Herpes zoster (shingles) affects up to a million people per year, and 200,000 Americans are affected by the painful aftermath (post-herpetic neuralgia) which is more likely to strike those over the age of 60. The treatment of post-herpetic neuralgia, which results from the herpes virus invading and destroying nerves and even spinal cord tissue, is often complex. Treatments include medications that reduce the transmission of pain impulses in the nerves as well as reducing the area of pain in skin and nerve receptors.
Numerous medications are available and include analgesics, antidepressants (not for depression but to treat the pain itself), antiseizure medicine (not for seizures but to treat nerve pain), capsaicin, and most recently the drug Neurontin, which at high dosages has shown itself to be very effective in treating the symptoms of post-herpetic neuralgia. Sometimes nerve blocks are required and can be dramatically helpful as well; electrical stimulation of the skin is another option.
A variety of skin patches are available, including those that contain lidocaine, such as Lidoderm. Lidoderm is the first product ever approved for the relief of pain specifically associated with post-herpetic neuralgia, and is thought to stabilize nerve membranes and thus produce an analgesic effect.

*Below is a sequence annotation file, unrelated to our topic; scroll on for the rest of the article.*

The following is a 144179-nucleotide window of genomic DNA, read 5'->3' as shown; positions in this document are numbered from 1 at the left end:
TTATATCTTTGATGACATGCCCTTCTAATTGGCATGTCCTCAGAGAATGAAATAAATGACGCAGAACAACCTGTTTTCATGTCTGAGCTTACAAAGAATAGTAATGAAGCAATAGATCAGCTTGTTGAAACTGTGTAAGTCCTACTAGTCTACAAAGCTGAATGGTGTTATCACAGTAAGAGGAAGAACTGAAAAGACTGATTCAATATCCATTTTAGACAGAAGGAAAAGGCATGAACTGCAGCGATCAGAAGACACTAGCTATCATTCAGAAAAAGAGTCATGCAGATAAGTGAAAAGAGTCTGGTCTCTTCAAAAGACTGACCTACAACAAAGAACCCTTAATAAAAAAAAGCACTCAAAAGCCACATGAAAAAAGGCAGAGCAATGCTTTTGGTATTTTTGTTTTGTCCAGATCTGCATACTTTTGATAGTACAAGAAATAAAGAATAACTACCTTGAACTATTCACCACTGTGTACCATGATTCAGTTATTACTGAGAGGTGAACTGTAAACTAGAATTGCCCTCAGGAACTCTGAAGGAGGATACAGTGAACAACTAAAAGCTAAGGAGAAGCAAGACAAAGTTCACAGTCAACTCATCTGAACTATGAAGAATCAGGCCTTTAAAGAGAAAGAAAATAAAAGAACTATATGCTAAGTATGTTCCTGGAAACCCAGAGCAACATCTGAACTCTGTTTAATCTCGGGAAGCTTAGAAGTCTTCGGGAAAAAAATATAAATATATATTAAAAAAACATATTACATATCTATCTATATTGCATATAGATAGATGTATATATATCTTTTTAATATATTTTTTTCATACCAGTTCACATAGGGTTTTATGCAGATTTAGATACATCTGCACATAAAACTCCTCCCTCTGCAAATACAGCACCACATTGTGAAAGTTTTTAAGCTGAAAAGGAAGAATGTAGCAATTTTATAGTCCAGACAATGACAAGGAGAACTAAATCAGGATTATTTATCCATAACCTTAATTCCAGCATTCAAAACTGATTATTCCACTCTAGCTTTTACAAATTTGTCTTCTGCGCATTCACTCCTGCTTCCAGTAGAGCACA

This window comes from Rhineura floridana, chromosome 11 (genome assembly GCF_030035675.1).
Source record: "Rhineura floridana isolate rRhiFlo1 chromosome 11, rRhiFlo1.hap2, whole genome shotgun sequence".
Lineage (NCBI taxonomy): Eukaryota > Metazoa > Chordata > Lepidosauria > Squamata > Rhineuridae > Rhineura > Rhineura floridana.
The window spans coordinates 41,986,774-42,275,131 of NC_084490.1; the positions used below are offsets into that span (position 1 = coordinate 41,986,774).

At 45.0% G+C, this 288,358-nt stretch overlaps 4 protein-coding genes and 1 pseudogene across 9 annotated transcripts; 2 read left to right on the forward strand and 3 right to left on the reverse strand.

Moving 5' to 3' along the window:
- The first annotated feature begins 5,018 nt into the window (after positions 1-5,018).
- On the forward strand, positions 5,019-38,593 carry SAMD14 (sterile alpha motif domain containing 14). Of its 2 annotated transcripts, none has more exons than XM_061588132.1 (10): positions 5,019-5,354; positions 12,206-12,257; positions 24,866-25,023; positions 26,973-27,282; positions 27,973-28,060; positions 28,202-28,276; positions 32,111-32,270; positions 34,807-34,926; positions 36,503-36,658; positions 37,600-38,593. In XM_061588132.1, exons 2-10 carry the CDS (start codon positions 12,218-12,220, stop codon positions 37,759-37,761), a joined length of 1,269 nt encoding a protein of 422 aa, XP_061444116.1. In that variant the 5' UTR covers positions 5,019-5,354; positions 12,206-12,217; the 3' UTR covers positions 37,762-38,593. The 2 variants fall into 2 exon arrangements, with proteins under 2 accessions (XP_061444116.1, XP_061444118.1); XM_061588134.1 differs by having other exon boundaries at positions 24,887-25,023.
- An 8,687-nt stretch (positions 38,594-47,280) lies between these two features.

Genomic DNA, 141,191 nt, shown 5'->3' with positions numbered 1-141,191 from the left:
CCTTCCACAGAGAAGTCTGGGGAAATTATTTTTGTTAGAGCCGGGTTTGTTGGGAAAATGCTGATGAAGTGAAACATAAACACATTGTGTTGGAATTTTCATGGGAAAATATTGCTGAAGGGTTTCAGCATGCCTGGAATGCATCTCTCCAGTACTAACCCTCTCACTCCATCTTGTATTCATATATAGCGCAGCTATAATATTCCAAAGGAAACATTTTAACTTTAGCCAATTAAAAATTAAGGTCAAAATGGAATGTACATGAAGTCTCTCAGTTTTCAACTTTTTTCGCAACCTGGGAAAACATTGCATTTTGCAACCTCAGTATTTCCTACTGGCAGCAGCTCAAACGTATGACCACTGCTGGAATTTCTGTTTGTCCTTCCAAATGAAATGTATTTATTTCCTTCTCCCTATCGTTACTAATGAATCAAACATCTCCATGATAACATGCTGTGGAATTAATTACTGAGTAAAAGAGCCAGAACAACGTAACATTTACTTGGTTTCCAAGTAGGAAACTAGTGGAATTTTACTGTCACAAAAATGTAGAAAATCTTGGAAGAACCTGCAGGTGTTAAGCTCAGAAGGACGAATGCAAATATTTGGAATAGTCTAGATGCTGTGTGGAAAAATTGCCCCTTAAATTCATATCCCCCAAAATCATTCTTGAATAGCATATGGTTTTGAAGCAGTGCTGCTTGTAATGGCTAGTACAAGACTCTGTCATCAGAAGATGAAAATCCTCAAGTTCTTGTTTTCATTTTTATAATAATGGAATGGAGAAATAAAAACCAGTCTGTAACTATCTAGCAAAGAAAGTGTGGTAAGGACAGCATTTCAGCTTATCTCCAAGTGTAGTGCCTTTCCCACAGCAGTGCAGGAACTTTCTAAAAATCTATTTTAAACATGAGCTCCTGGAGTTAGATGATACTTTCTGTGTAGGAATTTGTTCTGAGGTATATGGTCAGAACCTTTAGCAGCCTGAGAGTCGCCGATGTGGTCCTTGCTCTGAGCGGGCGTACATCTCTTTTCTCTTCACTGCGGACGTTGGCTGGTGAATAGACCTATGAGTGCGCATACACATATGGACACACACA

The patch is applied to intact skin covering the most painful areas and causes a reduction in pain under and surrounding the patch. It is not generally recommended to be applied to areas of broken or seriously inflamed skin.
The advantages of the patch are that it is easy to apply and the medicine is generally not absorbed into the system (although overdosing or using it for more than 12 hours out of 24 can be toxic). The patch may also reduce irritation from clothing or inadvertent stimulation. Modest to moderate relief can be expected. The drug is marketed by Endo Laboratories.